Amputation reduces pain associated with regional pain syndrome

Amputation positively contributes to the lives of patients with long-standing, therapy-resistant type-I complex regional pain syndrome, according to a study published in the Journal of Bone & Joint Surgery.

The study included 21 patients who underwent amputation of a nonfunctional limb due to therapy-resistant type-I complex regional pain syndrome between May 2000 and October 2008. The researchers conducted an interview and examined the patient’s residual limb, and each participant completed two questionnaires.

The researchers found that amputation positively contributed to lives of the participants, with 95% of participants reported an improvement in their lives after the amputation. Additionally, 90% reported a reduction in pain, 81% experienced an improvement in mobility and 67% reported an improvement in sleep. The type-I complex regional pain syndrome recurred in the residual limb of 3 patients (14%).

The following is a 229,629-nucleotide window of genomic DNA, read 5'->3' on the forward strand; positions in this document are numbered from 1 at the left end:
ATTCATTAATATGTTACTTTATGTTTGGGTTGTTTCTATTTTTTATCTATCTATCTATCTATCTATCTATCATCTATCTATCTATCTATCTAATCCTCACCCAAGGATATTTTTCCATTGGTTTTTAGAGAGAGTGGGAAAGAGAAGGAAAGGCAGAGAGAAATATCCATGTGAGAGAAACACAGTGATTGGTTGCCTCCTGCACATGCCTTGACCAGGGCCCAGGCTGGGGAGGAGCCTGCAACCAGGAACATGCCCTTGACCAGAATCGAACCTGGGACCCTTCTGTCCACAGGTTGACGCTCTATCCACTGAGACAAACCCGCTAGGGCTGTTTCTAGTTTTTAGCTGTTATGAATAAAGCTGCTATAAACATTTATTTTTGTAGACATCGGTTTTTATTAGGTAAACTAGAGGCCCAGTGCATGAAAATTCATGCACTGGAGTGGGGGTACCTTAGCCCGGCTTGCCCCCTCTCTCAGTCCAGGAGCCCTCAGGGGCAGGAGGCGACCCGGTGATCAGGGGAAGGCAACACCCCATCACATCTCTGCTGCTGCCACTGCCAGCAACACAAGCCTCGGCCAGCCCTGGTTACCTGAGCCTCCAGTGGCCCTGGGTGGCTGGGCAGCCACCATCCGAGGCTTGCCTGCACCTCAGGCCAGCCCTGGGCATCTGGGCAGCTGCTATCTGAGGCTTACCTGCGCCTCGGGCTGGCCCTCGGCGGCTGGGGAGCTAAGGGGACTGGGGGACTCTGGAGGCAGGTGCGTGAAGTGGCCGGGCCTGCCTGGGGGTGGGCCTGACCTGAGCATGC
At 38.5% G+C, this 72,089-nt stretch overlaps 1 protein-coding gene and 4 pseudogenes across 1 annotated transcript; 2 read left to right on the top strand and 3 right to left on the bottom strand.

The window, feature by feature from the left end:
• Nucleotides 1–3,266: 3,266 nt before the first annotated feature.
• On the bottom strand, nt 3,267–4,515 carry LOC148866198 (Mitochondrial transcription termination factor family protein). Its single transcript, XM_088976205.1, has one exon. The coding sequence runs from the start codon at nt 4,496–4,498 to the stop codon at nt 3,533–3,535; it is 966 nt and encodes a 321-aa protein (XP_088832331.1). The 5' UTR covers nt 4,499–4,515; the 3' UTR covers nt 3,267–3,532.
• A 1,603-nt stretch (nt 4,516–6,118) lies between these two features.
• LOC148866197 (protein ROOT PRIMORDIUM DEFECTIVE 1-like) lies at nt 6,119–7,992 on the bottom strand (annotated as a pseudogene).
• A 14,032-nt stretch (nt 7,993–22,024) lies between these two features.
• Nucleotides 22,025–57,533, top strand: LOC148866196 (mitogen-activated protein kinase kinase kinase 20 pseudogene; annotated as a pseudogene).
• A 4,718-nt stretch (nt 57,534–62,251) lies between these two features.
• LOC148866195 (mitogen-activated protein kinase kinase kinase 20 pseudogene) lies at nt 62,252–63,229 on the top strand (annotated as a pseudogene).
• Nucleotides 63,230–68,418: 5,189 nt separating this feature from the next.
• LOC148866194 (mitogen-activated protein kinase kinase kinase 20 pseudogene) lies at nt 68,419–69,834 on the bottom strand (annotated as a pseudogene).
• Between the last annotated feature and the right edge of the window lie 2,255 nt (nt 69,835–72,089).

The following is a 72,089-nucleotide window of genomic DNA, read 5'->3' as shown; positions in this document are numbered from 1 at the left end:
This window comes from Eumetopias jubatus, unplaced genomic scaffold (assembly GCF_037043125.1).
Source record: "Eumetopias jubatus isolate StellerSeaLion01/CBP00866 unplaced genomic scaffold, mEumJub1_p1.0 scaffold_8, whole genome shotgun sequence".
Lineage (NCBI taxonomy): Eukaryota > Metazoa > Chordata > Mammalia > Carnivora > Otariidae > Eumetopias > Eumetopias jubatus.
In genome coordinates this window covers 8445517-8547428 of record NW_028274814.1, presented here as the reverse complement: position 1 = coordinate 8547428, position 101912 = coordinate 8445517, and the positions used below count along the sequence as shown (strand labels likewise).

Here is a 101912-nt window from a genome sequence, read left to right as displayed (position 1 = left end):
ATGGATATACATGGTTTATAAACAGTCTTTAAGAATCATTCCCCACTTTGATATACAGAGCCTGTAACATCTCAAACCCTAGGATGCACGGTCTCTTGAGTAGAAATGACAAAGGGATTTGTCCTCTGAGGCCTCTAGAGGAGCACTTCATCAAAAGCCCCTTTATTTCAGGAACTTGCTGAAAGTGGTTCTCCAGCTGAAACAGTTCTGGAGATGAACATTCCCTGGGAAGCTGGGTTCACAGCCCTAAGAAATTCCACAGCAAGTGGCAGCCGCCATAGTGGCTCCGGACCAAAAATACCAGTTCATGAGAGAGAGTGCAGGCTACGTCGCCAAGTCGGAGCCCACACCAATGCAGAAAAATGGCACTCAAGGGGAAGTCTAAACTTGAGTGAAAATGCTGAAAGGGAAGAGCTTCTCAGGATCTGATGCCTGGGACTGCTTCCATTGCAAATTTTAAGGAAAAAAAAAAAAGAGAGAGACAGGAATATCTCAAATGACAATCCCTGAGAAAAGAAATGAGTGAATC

For more information:

Krans-Schreuder HK. J Bone Joint Surg Am.2012;doi: 10.2106/JBJS.L.00532.

Disclosures: The researchers report no relevant financial disclosures.

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